Seed germination happens when a seed sprouts so it can begin growing into a plant. All seeds need soil or another growing medium and water in order to germinate and grow. So, the most basic answer to the question of how to germinate seeds is to plant them, then water them, and let them grow.
However, as with most things related to gardening, there isn't just one way to germinate seeds. Some seeds need to be planted in the soil while others need to be sown on top of it. You can pre-soak or scarify seeds to help speed up their germination or pre-sprout them so they're already germinated before you put them in soil. Learn about the options so you can make an informed decision.
Soil-Based Seed Germination
Vegetable and flower seeds will germinate in or on soil when you water them. You should check the seed packet or look up the specific variety you're planting to find out how to plant it for proper germination.
- Surface-sowing - Seeds that need light to germinate have to be surface-sowed. Examples include dill, celery, and poppies. They need to be placed on the surface of the soil and not covered with soil. Instead, lightly press them into the dirt.
- In-ground sowing - Seeds that don't require light to germinate need to be covered with soil when planted. Examples include tomatoes, beans, and calendula. Planting depth varies by seed type and ranges from a quarter of an inch to two inches.
You can plant seeds in the spot where they will ultimately grow, or start them indoors or outdoors in seed-starting trays or small containers to transplant later to their final growing spot.
If you plant seeds outdoors when the soil is still too cold for them to germinate (which varies by seed type), they won't grow. That's why gardeners often start seeds indoors in early spring to transplant outside in late spring or summer.
Soak Seeds to Speed Up Germination
Some sources recommend soaking some seeds for a few hours - or even overnight - before planting them to help speed up germination. This isn't required, but may help seeds germinate faster than if they're planted without being soaked. Soaking before planting is most often recommended for larger seeds that have a hard coating on the outside, such as peas, beans, corn, and squash.
I don't do this for spring plantings, because having seeds germinate a few days earlier won't lead to a faster or larger harvest this time of year. I do sometimes soak seeds before succession planting in summer, as faster germination this time of year does lead to a quicker harvest.
Scarify Seeds to Speed Up Germination
Scarification is another option that some sources recommend for faster seed germination. It involves nicking the outer coating of seeds that have a hard covering, such as beans, peas, and nasturtiums. To do this, make a shallow cut into the seed's coating, being careful not to cut so deep that you damage the inner part of the seed. You can also scarify seeds by rubbing them with a nail file or sandpaper.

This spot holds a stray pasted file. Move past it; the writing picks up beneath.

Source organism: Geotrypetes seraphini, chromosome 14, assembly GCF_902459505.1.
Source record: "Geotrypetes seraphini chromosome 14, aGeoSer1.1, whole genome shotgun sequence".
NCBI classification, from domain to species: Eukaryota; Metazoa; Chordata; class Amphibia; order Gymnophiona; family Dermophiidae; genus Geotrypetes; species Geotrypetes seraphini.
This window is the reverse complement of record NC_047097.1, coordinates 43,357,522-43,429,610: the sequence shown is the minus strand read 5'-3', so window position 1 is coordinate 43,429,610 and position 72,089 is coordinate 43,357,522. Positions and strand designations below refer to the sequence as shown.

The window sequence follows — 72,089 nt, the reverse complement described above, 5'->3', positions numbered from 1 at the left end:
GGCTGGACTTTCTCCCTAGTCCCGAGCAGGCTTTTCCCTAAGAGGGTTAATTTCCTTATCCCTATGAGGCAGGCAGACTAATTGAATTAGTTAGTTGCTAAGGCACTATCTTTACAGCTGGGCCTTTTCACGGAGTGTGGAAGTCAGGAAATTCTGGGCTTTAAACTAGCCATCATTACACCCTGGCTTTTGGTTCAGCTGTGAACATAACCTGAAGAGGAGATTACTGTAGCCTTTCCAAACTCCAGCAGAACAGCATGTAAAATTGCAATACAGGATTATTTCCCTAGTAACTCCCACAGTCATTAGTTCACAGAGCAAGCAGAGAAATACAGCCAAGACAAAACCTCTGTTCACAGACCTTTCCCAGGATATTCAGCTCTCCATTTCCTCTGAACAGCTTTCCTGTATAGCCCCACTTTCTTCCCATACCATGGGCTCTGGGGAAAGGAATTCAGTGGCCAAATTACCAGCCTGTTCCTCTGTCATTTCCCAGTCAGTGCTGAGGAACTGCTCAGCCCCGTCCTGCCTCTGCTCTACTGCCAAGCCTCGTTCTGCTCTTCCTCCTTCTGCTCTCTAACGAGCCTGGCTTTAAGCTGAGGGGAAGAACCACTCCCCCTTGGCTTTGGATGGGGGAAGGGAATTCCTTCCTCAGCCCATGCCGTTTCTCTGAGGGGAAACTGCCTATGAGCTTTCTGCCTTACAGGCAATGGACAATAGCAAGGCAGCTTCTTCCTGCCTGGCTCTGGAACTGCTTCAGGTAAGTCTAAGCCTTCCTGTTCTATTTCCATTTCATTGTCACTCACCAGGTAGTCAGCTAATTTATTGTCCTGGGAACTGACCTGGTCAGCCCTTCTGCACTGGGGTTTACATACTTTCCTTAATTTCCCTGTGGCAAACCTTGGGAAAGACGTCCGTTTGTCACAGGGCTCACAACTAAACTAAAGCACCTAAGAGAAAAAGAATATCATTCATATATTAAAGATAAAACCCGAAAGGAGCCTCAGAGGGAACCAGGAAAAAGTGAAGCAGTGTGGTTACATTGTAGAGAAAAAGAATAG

I don't do this. To me, the risk of damaging the seed when cutting it is too great, without enough potential reward to offset the risk. I'd rather soak them or plant them in soil. If you have extra seeds and want to speed up germination, you may want to experiment with this method. Some people combine scarification and soaking.
Germinate Seeds in Paper Towels
It's also possible to germinate seeds by spreading them out between two damp paper towels. To speed up this type of germination, you can put the towels in a plastic baggie, seal, and place it somewhere warm, such as near a sunny window. Check it after a day or so, and you may find that the seeds have sprouted. Some seeds take longer than that to sprout, so keep checking back for up to a week if necessary.
This method will sprout seeds, which is great for checking to verify that a batch of seeds will germinate or just to see what sprouted seeds look like, but it poses a challenge for planting. Sprouted seeds are delicate; if you knock off the sprouted end of a seed, it won't grow.
This method is most useful if you have some seeds that are more than a few years old and you want to make sure they're still viable before planting them. To do this, just try the paper towel planting method with a few of the seeds. If most of them sprout, then you'll know it's worthwhile to plant the rest.
Insider Tips: Learn From My Experience
Plants grow and produce when the soil and air temperature are right for their needs. I learned this firsthand - and wasted a lot of time in the process - when I started gardening. With that in mind, I usually just plant my seeds in soil and let nature take its course. Adding steps to the germination process to speed it up isn't likely to make any difference in your harvest. Instead, it's going to take up time you could spend doing other things that might really make a difference, such as building soil health. What's more important is to plant seeds at the proper depth (per instructions for the specific variety) and keep them damp until they sprout. That's the key to starting healthy seedlings.